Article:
What made the experience even better was the amazing audio tour with augmented reality, which showed how the furniture was arranged in each room.
Even Casa Batllo seemed very modern, the building was designed and built by Antoni Gaudi for the Batllo family between 1904 and 1906. One of my favorite places was the rooftop terrace with its crazy chimney, supposedly based on the girded backbone of the famous dragon slain by Saint Jordi.
From the roof, you enter the austere top floor, which is a set of rooms with curved walls and ceilings, covered in bright white stucco. These rooms were used for storage and washing clothes. However, they would have been fabulous places for relaxing during the heat of the day. The white undulating walls and gently peaked ceiling were calming.
We were then directed onto a small balcony where our picture was snapped. It was a great memento from a truly enlightening experience.
After seeing Casa Batllo, we ventured to another Gaudi masterpiece, the Basílica i Temple Expiatori de la Sagrada Família or more commonly known Sagrada Familia. A UNESCO World Heritage Site, the Roman Catholic church was consecrated by Pope Bendict XVI in November 2010, and is now considered a minor basilica.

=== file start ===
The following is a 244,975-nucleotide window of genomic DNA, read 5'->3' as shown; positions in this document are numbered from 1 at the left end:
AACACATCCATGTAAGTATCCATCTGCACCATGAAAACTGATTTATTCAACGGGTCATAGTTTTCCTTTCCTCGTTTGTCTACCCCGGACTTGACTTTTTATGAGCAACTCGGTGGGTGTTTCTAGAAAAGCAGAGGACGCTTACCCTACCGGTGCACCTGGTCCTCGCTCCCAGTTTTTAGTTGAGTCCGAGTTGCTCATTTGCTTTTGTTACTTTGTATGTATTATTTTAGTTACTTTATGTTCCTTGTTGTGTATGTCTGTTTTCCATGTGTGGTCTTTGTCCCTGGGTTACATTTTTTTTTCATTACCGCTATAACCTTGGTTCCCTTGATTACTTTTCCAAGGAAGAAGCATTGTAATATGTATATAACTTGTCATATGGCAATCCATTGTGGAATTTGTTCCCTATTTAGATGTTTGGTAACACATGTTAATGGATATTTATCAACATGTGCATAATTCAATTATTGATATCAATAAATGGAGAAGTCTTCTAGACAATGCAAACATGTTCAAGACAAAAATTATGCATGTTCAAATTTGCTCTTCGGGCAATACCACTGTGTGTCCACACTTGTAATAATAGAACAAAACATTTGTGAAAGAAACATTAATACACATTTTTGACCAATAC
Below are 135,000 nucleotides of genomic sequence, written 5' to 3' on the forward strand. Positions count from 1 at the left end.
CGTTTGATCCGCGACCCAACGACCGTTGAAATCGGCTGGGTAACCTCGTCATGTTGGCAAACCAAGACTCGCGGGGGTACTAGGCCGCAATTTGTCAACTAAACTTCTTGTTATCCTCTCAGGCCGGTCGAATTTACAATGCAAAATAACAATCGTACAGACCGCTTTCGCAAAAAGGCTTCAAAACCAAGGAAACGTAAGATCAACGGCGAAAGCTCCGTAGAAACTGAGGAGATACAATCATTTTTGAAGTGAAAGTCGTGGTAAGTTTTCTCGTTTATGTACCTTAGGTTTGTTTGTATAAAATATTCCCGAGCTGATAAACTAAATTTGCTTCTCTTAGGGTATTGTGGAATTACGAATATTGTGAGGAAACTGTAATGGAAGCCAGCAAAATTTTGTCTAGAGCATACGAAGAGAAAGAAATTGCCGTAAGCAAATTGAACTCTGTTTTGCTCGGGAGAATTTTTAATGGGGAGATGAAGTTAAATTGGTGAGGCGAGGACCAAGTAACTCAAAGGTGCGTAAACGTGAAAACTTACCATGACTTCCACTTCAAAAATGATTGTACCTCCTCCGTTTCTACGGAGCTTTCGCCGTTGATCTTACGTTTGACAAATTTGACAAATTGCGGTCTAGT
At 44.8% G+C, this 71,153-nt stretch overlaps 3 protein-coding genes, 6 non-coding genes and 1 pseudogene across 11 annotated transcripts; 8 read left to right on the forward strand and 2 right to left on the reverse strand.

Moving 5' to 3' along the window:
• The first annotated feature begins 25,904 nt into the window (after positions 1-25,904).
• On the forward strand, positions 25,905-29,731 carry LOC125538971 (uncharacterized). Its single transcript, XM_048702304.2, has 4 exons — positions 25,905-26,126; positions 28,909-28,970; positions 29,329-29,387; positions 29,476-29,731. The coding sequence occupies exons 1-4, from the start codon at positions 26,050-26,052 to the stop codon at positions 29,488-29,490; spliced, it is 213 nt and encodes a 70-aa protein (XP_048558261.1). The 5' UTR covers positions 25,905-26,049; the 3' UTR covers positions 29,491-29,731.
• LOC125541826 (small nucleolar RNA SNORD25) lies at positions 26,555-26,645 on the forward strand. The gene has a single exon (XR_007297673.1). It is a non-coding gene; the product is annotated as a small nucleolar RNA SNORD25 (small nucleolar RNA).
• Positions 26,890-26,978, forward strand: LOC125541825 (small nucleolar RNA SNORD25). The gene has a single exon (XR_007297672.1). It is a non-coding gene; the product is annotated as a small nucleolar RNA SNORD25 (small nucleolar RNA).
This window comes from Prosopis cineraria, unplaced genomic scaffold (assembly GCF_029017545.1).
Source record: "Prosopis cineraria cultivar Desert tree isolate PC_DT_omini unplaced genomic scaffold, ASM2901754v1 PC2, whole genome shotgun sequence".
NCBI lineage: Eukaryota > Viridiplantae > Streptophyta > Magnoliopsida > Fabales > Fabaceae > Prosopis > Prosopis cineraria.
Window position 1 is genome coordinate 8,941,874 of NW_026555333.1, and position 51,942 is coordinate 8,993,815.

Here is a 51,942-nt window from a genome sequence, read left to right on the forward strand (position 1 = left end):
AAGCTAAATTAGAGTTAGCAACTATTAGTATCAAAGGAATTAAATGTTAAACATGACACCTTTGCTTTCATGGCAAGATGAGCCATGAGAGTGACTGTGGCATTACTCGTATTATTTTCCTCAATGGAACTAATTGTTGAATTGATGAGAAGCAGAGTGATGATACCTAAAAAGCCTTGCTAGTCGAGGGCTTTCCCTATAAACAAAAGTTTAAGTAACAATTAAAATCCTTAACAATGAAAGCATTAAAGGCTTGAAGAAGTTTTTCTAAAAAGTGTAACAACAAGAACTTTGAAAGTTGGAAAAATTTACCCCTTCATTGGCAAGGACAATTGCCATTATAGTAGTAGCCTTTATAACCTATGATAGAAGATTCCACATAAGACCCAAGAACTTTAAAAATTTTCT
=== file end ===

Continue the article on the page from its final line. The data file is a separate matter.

Construction of the church commenced in 1882 and was overseen by architect Francisco Paula de Villa. A year later, Gaudi became involved after Paula de Villa resigned. He revised the original design, combining Gothic architecture with curvilinear Art Nouveau forms.
Forty-three years later, less than a quarter of the project had been completed. Private donations enabled the construction to slowly progress, and by 2010, construction was at the midpoint. The expected completion date is 2026, the centenary of Guadi’s death!
There’s been constant controversy surrounding the basilica ranging from migrating away from Gaudi’s original designs to a 2007 proposal to build an underground tunnel for Spain’s high-speed rail.
Personally, I thought it was one of the most garish, dreadful piece of architecture I’ve ever seen. I wasn’t prepared to have such strong opinions, but couldn’t help feeling the amount of money being poured into it – from tour admissions to donations – wasn’t maintaining its structure, but turning what was once an interest Gothic building into a monstrosity.
The front (I guess it’s the front) was somewhat interesting with four huge towers and a smaller one in the center of cascading bisque statues of people, animals, ornamentation, and random blobs. There are also hundreds of seemingly random windows in the towers, making them look like cylindrical strainers.